Georgia Attorney General Named First Black President of National Association

Georgia Attorney General Thurbert Baker has been elected president of the National Association of Attorneys General, the first black to hold the top post in the nearly 100-year-old legal institution.

Baker was elected by his colleagues from other states for 2006-2007. The announcement was made at last week's annual meeting of the states' top lawyers in Coeur d'Alene, Idaho.

Baker, a Democrat, was appointed Georgia's attorney general in 1997 by then-Gov. Zell Miller. He has twice been elected to four-year terms and is seeking his third.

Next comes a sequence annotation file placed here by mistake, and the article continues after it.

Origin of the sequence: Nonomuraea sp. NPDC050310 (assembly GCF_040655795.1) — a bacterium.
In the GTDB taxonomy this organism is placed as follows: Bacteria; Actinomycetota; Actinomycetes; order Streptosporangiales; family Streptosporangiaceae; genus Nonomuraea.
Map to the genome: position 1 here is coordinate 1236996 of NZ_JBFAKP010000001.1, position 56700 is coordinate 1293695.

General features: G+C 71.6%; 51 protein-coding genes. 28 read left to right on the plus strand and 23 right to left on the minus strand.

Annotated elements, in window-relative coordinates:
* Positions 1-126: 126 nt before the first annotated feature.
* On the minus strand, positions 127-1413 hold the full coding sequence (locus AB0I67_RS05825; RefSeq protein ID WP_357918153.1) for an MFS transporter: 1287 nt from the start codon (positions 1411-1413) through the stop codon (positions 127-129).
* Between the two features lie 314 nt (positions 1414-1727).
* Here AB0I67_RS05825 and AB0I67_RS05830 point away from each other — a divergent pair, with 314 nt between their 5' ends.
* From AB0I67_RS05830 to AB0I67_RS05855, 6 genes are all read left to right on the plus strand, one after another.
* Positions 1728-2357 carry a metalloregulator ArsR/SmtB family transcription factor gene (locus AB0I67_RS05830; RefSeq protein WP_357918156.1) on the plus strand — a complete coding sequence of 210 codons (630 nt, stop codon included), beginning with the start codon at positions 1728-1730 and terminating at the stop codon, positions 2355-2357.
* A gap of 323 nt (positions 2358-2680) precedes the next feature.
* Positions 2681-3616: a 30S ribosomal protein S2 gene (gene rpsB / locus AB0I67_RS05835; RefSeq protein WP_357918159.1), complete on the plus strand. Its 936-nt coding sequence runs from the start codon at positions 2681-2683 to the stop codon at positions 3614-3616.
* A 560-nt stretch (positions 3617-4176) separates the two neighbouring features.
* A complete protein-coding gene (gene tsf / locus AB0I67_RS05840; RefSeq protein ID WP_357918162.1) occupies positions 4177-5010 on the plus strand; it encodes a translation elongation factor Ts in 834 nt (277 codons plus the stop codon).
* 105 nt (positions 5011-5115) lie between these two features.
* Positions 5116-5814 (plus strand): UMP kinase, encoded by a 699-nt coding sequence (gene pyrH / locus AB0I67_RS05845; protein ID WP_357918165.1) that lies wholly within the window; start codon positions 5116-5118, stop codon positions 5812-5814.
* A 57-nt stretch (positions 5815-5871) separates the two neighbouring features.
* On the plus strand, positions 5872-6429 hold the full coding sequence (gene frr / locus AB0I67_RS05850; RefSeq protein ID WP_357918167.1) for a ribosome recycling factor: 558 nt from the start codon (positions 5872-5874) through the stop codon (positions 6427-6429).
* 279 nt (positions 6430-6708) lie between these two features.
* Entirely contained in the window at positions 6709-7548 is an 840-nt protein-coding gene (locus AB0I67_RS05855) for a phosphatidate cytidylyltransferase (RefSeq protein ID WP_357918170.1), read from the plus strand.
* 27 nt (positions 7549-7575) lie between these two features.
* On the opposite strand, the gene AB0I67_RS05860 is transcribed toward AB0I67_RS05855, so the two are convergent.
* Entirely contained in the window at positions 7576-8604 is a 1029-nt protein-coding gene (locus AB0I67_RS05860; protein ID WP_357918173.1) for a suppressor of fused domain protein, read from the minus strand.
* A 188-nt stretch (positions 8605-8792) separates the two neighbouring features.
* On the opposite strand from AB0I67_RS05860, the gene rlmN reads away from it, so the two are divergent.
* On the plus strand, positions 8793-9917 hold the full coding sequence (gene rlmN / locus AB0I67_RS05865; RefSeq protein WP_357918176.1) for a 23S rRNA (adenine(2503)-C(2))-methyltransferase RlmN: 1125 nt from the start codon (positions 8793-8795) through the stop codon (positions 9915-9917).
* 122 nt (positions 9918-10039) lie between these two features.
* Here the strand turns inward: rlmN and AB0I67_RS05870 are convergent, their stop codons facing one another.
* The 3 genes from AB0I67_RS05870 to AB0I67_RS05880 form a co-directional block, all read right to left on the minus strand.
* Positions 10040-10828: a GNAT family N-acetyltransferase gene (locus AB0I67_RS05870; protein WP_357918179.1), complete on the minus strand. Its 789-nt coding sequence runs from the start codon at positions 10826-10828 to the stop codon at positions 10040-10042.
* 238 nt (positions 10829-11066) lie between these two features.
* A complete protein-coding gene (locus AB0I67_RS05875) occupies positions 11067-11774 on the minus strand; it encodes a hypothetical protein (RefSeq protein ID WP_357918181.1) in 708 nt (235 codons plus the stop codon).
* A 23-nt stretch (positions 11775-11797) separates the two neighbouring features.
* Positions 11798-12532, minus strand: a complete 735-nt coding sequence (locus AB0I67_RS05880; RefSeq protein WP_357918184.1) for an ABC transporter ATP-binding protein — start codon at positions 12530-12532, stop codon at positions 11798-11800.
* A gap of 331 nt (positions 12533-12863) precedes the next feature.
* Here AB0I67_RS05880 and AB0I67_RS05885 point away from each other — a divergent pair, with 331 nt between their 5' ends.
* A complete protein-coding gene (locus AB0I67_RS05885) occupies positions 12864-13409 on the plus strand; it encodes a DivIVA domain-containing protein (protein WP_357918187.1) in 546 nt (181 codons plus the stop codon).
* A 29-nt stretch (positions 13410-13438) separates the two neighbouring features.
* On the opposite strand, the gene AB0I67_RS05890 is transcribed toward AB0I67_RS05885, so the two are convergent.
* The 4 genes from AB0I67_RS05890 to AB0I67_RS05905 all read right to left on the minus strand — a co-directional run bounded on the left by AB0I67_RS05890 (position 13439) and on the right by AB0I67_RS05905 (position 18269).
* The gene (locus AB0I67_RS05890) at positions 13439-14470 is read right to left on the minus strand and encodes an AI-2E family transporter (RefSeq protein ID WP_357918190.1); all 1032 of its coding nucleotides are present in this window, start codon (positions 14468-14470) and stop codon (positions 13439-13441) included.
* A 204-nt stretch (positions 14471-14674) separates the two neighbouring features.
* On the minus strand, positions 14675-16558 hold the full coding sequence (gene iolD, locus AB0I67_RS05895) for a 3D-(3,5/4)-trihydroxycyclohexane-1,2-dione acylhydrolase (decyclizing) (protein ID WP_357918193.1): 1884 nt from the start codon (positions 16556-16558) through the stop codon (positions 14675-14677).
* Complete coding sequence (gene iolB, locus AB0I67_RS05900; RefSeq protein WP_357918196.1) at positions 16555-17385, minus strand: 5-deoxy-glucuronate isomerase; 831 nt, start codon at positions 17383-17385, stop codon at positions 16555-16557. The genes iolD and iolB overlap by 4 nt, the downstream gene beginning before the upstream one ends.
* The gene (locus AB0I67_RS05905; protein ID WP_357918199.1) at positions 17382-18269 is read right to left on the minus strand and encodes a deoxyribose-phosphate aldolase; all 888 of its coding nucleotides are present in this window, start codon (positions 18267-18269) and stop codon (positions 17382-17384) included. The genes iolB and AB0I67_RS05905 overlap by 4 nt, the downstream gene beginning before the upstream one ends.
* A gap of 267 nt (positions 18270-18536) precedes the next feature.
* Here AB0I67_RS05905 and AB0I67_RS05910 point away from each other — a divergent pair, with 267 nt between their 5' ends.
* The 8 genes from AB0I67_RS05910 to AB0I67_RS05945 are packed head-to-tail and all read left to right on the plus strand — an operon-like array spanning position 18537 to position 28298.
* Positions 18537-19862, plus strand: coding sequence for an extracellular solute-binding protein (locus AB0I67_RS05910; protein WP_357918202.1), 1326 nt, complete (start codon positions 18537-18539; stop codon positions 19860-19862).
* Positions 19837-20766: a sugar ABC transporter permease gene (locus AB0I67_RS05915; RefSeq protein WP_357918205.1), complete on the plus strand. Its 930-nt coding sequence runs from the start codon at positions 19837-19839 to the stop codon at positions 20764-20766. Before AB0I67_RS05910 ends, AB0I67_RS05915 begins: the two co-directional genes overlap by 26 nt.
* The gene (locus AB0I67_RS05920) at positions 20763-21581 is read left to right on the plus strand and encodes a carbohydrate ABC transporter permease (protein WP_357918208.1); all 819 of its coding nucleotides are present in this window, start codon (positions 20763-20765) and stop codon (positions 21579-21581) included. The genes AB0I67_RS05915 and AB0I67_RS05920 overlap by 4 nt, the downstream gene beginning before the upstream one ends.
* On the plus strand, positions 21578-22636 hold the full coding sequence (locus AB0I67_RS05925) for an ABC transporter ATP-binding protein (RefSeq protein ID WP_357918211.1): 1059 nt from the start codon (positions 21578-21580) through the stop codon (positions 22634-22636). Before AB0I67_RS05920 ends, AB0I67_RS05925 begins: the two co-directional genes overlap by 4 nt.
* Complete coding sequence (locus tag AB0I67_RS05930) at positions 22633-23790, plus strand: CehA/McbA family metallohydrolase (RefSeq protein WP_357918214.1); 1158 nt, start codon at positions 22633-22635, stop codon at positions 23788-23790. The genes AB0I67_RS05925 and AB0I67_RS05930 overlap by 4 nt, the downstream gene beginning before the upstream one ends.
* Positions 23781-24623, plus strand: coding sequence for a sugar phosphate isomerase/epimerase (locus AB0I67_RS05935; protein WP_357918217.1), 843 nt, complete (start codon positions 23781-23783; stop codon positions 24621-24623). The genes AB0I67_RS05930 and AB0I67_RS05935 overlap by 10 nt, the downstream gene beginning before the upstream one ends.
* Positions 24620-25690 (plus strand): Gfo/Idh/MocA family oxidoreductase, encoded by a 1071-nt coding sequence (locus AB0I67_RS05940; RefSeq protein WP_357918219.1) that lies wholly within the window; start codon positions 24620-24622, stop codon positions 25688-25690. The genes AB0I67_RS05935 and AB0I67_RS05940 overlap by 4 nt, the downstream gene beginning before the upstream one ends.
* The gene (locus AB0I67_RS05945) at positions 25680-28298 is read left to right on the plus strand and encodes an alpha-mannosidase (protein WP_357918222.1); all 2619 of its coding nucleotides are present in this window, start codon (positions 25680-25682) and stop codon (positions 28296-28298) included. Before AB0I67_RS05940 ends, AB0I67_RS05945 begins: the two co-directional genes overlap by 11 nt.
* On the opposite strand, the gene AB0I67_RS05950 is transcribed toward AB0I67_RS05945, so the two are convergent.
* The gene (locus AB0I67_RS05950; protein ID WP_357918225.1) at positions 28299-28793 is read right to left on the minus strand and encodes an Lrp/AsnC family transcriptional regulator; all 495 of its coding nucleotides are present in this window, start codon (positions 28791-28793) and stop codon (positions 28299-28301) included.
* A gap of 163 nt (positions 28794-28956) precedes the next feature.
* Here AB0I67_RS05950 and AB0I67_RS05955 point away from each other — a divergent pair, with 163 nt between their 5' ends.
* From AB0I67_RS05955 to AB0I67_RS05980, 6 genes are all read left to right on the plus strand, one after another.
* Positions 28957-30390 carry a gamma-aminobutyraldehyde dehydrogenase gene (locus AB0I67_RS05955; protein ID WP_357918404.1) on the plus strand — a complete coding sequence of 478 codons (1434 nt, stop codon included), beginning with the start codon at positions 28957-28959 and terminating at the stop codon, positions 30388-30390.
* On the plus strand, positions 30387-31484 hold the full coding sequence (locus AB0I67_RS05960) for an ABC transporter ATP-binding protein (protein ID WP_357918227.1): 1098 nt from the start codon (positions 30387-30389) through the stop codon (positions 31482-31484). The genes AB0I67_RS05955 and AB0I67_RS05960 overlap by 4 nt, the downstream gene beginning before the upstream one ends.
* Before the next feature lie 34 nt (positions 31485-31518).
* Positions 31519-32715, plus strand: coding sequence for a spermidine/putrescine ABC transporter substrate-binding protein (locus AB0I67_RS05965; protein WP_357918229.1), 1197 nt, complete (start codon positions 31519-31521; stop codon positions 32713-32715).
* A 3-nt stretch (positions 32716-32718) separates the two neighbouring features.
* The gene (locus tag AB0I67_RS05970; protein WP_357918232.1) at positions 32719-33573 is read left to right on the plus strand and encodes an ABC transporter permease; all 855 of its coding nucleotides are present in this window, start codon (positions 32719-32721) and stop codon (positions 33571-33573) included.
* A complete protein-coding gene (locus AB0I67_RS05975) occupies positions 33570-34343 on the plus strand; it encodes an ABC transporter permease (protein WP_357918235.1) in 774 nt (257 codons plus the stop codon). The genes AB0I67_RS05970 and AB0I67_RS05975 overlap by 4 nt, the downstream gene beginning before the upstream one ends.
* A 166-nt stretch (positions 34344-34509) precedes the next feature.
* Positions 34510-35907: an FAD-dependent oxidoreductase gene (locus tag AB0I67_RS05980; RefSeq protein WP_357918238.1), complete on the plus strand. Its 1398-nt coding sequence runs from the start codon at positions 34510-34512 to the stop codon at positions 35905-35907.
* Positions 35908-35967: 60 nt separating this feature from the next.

Baker has also clashed occasionally with Republican Gov. Sonny Perdue, notably over Perdue's use of state aircraft. The two also battled over a redistricting plan in what was widely viewed as a larger test of wills over who has the power to call legal shots for the state.

When Baker refused to drop the state's defense of the Democratic plan, Perdue sued him. The Georgia Supreme Court sided with Baker 5-2.

Baker has been honored for his work on open government. Recently, he made a high-profile appearance in the Georgia Supreme Court, sitting next to a top aide who defended the state's constitutional ban on gay marriage.